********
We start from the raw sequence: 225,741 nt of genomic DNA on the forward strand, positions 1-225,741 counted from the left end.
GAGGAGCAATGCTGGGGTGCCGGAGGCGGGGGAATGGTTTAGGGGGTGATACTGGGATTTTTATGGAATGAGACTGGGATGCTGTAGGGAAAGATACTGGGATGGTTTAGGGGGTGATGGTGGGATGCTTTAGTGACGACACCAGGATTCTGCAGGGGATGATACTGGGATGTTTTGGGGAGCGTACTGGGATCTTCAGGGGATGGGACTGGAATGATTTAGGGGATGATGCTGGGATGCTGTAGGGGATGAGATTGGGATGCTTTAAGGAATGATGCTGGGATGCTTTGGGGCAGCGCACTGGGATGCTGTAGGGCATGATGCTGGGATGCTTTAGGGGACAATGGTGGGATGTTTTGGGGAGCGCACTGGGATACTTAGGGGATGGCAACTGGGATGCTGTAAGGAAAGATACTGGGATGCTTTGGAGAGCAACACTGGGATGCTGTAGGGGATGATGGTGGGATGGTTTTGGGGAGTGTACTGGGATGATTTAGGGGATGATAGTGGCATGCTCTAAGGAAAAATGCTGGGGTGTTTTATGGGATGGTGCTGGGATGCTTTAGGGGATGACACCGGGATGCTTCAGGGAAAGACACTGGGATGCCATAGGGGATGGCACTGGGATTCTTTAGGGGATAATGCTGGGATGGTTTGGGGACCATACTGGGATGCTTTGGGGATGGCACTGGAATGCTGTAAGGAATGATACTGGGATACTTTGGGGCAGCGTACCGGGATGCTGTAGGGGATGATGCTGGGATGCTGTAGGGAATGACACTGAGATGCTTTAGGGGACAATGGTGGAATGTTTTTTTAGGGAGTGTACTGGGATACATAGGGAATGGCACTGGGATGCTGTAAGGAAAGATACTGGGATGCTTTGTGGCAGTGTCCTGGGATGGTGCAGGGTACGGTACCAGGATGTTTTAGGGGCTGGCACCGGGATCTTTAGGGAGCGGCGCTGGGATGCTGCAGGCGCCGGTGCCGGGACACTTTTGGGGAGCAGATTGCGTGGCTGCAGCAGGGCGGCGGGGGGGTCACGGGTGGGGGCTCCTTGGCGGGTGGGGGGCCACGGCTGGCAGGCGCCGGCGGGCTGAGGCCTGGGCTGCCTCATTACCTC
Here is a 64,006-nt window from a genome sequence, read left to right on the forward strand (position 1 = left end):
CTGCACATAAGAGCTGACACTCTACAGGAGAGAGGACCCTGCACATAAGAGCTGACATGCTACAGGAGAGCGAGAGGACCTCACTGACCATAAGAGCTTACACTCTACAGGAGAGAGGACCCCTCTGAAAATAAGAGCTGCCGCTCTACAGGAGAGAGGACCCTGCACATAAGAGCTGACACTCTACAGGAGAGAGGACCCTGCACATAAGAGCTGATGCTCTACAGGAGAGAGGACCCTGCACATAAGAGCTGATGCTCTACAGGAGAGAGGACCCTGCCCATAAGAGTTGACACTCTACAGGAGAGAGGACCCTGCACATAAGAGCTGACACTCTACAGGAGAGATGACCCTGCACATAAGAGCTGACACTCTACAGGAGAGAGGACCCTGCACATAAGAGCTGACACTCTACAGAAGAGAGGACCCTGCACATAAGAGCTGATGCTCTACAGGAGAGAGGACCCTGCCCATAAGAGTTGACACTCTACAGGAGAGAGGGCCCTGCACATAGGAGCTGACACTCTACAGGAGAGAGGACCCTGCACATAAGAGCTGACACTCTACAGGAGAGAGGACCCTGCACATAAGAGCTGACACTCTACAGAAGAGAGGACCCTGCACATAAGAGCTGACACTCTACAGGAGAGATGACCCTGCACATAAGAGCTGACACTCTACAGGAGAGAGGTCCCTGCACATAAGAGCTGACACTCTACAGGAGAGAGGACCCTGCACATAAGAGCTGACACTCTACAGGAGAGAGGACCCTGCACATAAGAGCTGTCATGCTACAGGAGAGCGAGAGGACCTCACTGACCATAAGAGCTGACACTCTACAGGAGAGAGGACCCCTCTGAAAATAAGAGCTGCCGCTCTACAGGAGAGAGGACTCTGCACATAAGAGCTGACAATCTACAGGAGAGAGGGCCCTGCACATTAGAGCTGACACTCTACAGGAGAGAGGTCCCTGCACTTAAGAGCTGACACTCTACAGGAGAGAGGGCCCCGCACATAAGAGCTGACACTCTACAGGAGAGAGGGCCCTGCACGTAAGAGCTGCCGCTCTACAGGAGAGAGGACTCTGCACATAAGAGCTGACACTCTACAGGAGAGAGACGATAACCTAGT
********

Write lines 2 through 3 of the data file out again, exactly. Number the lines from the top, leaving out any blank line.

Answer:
GAGGAGCAATGCTGGGGTGCCGGAGGCGGGGGAATGGTTTAGGGGGTGATACTGGGATTTTTATGGAATGAGACTGGGATGCTGTAGGGAAAGATACTGGGATGGTTTAGGGGGTGATGGTGGGATGCTTTAGTGACGACACCAGGATTCTGCAGGGGATGATACTGGGATGTTTTGGGGAGCGTACTGGGATCTTCAGGGGATGGGACTGGAATGATTTAGGGGATGATGCTGGGATGCTGTAGGGGATGAGATTGGGATGCTTTAAGGAATGATGCTGGGATGCTTTGGGGCAGCGCACTGGGATGCTGTAGGGCATGATGCTGGGATGCTTTAGGGGACAATGGTGGGATGTTTTGGGGAGCGCACTGGGATACTTAGGGGATGGCAACTGGGATGCTGTAAGGAAAGATACTGGGATGCTTTGGAGAGCAACACTGGGATGCTGTAGGGGATGATGGTGGGATGGTTTTGGGGAGTGTACTGGGATGATTTAGGGGATGATAGTGGCATGCTCTAAGGAAAAATGCTGGGGTGTTTTATGGGATGGTGCTGGGATGCTTTAGGGGATGACACCGGGATGCTTCAGGGAAAGACACTGGGATGCCATAGGGGATGGCACTGGGATTCTTTAGGGGATAATGCTGGGATGGTTTGGGGACCATACTGGGATGCTTTGGGGATGGCACTGGAATGCTGTAAGGAATGATACTGGGATACTTTGGGGCAGCGTACCGGGATGCTGTAGGGGATGATGCTGGGATGCTGTAGGGAATGACACTGAGATGCTTTAGGGGACAATGGTGGAATGTTTTTTTAGGGAGTGTACTGGGATACATAGGGAATGGCACTGGGATGCTGTAAGGAAAGATACTGGGATGCTTTGTGGCAGTGTCCTGGGATGGTGCAGGGTACGGTACCAGGATGTTTTAGGGGCTGGCACCGGGATCTTTAGGGAGCGGCGCTGGGATGCTGCAGGCGCCGGTGCCGGGACACTTTTGGGGAGCAGATTGCGTGGCTGCAGCAGGGCGGCGGGGGGGTCACGGGTGGGGGCTCCTTGGCGGGTGGGGGGCCACGGCTGGCAGGCGCCGGCGGGCTGAGGCCTGGGCTGCCTCATTACCTC
Here is a 64,006-nt window from a genome sequence, read left to right on the forward strand (position 1 = left end):